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Broken bowling balls don’t stop Garrow’s quest for 300 game at Superior Lanes

One of few with more power than lanes equipment can handle

October 30, 2012
By STEVE BROWNLEE - Journal Staff Writer ( , The Mining Journal

Somewhere, maybe in one of those science fiction parallel universes, there's a bowling column being written on behalf of the bowling pins.

In that one, bowling balls are the enemy and guys who throw them like Rick Garrow are Public Enemy No. 1, the way he shreds pin racks like so much kindling for a winter fire.

So please don't be upset if the pins announce a national holiday every time the Marquette-area resident breaks another bowling ball.

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Yes, breaks them, as in they crack and either sound hollow when they hit a bowling lane or sometimes the surface begins to look the way you'd expect the ground to when it's hit by an earthquake.

But even in our own world, we don't have to feel sorry for Garrow, just because he was stuck using his 4-year-old, $65 budget bowling ball.

Not with the sixth perfect 300 game he bowled in the Friday 800 Mixed League at Superior Lanes on Oct. 19.

Garrow, 38, who works in construction for Payne & Dolan, was only bowling for the third time this season because his seasonal workload had been keeping him busy even on Friday nights.

He hadn't had a chance to look into buying a new ball or two, either, though now that the weather's getting colder, he is going to have more time on his hands.

But I'd rethink the new bowling ball purchase - wouldn't you?

He used his 15-pound AMF Angle reactive resin ball to open the night with 12 straight strikes, then tacked on games of 215 and 204 for 719.

"In warmups, I wasn't feeling it at all," Garrow told me by telephone on Sunday. "I was pulling it through the nose and throwing it way wide."

In other words, missing the 1-3 righthander's strike pocket by a lot.

As soon as the shots counted, however, he was locked in.

"I thought I was throwing it good, even after the first game, but I must've left four or five 9-pins," he said.

Those 9-pins, one of the pins in the middle of the back row, are a hallmark of someone hitting the pocket who throws with a ton of power - read lots of revolutions, or spin, along with pretty decent speed.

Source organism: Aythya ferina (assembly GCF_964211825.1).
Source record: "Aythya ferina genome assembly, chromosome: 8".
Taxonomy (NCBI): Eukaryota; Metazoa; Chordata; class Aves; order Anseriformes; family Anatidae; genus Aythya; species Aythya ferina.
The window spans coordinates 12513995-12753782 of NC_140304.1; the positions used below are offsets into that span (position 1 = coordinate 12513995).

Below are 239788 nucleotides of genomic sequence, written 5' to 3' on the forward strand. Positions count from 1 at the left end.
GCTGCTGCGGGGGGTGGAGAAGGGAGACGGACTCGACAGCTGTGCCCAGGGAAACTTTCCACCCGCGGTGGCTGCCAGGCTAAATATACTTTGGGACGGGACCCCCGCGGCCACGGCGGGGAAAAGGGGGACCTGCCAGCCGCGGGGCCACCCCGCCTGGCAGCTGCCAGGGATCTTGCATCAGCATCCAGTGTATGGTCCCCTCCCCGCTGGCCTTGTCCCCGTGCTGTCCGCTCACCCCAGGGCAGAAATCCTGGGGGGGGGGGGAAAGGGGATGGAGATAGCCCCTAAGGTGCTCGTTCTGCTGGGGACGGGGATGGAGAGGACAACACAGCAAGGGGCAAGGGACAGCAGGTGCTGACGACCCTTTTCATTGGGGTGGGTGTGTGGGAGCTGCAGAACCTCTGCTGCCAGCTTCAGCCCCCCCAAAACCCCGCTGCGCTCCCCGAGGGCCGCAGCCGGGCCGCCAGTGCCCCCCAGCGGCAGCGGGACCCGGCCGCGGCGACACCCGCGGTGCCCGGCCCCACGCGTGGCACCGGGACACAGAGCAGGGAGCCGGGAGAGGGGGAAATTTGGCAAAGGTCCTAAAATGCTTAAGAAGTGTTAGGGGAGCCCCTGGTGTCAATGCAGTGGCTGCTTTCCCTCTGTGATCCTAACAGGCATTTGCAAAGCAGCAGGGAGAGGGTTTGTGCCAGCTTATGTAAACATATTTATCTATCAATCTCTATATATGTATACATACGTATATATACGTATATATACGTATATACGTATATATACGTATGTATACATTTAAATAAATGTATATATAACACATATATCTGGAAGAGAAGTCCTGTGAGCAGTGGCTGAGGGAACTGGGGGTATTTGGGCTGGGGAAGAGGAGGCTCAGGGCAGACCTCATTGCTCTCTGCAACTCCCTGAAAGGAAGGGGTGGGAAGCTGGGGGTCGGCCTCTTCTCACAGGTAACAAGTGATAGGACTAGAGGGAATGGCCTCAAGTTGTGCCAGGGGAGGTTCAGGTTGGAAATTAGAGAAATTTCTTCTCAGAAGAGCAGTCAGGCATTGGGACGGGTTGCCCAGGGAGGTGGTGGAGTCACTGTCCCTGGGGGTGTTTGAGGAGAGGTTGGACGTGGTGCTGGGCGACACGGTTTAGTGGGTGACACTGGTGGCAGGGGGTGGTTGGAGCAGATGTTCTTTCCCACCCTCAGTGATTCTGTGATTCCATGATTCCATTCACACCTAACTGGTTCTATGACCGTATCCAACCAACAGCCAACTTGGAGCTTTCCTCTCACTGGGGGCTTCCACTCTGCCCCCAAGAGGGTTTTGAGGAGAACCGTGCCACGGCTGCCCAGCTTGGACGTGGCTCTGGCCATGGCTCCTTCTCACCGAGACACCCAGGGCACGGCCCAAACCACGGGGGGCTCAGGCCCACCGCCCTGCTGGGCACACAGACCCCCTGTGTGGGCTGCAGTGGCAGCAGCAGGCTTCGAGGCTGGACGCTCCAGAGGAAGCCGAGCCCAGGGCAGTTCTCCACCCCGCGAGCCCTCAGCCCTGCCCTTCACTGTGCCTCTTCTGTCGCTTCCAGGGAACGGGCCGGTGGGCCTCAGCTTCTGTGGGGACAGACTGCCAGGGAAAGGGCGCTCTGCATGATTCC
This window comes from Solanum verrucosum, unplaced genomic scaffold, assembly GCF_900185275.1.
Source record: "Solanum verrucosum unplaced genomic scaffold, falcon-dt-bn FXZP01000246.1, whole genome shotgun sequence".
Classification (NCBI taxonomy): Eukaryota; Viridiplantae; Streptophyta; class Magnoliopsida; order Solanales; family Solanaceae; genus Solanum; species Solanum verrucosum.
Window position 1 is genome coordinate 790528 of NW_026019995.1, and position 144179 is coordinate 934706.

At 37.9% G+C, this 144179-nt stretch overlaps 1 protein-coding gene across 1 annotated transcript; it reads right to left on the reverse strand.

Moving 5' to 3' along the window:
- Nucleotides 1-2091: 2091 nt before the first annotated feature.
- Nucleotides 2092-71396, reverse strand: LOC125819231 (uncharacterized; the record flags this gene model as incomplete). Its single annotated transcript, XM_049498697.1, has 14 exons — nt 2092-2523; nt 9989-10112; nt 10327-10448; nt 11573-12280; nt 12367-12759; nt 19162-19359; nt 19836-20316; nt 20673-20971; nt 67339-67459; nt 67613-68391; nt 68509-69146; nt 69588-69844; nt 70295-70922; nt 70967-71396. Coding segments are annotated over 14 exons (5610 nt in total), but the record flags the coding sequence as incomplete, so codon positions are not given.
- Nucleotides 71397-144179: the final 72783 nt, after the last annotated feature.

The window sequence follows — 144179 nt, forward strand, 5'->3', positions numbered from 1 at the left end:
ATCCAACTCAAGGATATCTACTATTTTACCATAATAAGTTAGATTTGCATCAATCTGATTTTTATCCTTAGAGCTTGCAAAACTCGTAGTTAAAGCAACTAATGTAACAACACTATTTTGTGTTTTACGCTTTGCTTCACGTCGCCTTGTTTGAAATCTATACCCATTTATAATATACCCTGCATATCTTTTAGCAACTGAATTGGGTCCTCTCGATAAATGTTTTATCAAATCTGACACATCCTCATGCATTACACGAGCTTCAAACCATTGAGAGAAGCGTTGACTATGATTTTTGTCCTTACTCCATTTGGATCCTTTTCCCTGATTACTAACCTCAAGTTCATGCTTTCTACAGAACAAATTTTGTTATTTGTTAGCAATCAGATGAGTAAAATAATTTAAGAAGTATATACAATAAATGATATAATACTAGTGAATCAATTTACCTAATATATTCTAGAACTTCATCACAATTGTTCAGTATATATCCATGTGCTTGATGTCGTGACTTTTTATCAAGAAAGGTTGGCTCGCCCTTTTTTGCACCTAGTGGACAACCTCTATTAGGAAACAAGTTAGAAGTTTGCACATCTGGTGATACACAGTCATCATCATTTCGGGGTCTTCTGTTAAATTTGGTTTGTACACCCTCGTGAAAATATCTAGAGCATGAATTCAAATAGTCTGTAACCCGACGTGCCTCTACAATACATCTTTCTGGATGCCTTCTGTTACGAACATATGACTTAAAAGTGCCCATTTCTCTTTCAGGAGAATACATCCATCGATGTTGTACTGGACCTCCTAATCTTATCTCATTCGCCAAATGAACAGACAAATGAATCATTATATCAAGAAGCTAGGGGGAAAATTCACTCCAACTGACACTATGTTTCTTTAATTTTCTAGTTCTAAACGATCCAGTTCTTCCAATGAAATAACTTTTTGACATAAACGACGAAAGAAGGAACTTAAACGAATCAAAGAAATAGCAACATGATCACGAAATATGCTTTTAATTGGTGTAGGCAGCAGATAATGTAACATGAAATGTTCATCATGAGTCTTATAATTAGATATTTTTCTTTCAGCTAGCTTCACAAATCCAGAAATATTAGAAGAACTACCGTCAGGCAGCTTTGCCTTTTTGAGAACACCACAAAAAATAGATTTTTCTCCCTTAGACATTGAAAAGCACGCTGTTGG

And watching Garrow since he came up into the adult ranks, he's always had plenty of that to spare.

One of the strangest things I ever saw in bowling was watching Garrow bowl one night when the center was known as Windmill Lanes back in the 1990s.

There was some problem with the oiling machine and apparently it happened while they were doing Garrow's pair that night. On one other pair that night, the guys on it told me they couldn't keep the ball from hooking like crazy.

I thought they were the ones who were crazy, because everybody where I was bowling could barely make a ball wrinkle - hook, that is.

Garrow ended up with one lane of each. So I watched him throw a couple shots, and on one lane, he threw the ball straight down the lane about a foot away from the gutter and saw it hook at the end and hit the pocket.

For him, that was the oily - no-wrinkle - lane. Yes, really.

Then he gets up on the other lane, and he's actually standing probably farther left than anyone I know would stand to throw cross-lane at the 10-pin in the right corner.

He fires the ball off his hand, harder than even is normal for him, and the ball gets within about three or four inches of the gutter about three-quarters of the way down the lane.

Then, zip! The ball makes a really hard left turn as it's about to fall in the gutter and slams the pocket for a strike.

I guess you can call that versatility without even trying.

Oh yeah, before I forget, there were almost two 300s at Superior that week, since the night before, Terry Kirkum just missed his first perfect game with a 299 in the Thursday Marquette General Hospital League.

After he admitted that he was throwing his 15-pound Brunswick Ultimate Inferno resin ball all over the place, some hitting the head pin square, some crossover Brooklyn, he put the final ball of the game perfect in the 1-3 pocket. And left a solid 10-pin.

Like Garrow, his 300 was his first game of the night.

Now onto the Mining Journal Bowlers of the Week.

Pacing the men was Alex Salfai from the Monday Northern Michigan University class at Superior Lanes, who shot 172 pins over his 129 average with 559 on 181, 179 and 199.

He was followed closely by Michael Kelly in the Friday 800 Mixed at Superior, at plus-155 over his 182 mean with 701 and a 277 top game.

For the women, Keri Magadenz of the Tuesday Night Mixed at Superior was 82 over her 133 average with 481, including a 187 best, while leaguemate Julie Dellies was 71 over her 129 average with 458 including a 178.

Steve Brownlee can be reached at 906-228-2500, ext. 246.



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